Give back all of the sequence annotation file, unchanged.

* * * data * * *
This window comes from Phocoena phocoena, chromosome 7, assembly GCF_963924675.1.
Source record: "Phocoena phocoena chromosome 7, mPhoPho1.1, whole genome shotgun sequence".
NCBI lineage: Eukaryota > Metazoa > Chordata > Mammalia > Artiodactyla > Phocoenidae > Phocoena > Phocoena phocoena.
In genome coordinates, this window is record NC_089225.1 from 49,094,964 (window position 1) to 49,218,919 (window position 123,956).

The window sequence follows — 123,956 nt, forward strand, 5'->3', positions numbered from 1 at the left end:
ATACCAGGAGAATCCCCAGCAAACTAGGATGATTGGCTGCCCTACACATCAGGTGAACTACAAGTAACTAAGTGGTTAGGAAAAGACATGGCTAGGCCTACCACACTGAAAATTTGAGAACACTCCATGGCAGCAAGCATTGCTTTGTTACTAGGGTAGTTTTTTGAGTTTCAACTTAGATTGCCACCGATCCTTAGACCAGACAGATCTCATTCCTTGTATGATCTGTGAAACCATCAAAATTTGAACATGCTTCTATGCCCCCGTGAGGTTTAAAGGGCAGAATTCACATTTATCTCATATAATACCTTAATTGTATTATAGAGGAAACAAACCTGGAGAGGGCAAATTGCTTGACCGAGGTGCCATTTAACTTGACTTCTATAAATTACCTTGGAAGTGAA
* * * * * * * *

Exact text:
This window comes from Phocoena phocoena, chromosome 7, assembly GCF_963924675.1.
Source record: "Phocoena phocoena chromosome 7, mPhoPho1.1, whole genome shotgun sequence".
NCBI lineage: Eukaryota > Metazoa > Chordata > Mammalia > Artiodactyla > Phocoenidae > Phocoena > Phocoena phocoena.
In genome coordinates, this window is record NC_089225.1 from 49,094,964 (window position 1) to 49,218,919 (window position 123,956).

The window sequence follows — 123,956 nt, forward strand, 5'->3', positions numbered from 1 at the left end:
ATACCAGGAGAATCCCCAGCAAACTAGGATGATTGGCTGCCCTACACATCAGGTGAACTACAAGTAACTAAGTGGTTAGGAAAAGACATGGCTAGGCCTACCACACTGAAAATTTGAGAACACTCCATGGCAGCAAGCATTGCTTTGTTACTAGGGTAGTTTTTTGAGTTTCAACTTAGATTGCCACCGATCCTTAGACCAGACAGATCTCATTCCTTGTATGATCTGTGAAACCATCAAAATTTGAACATGCTTCTATGCCCCCGTGAGGTTTAAAGGGCAGAATTCACATTTATCTCATATAATACCTTAATTGTATTATAGAGGAAACAAACCTGGAGAGGGCAAATTGCTTGACCGAGGTGCCATTTAACTTGACTTCTATAAATTACCTTGGAAGTGAA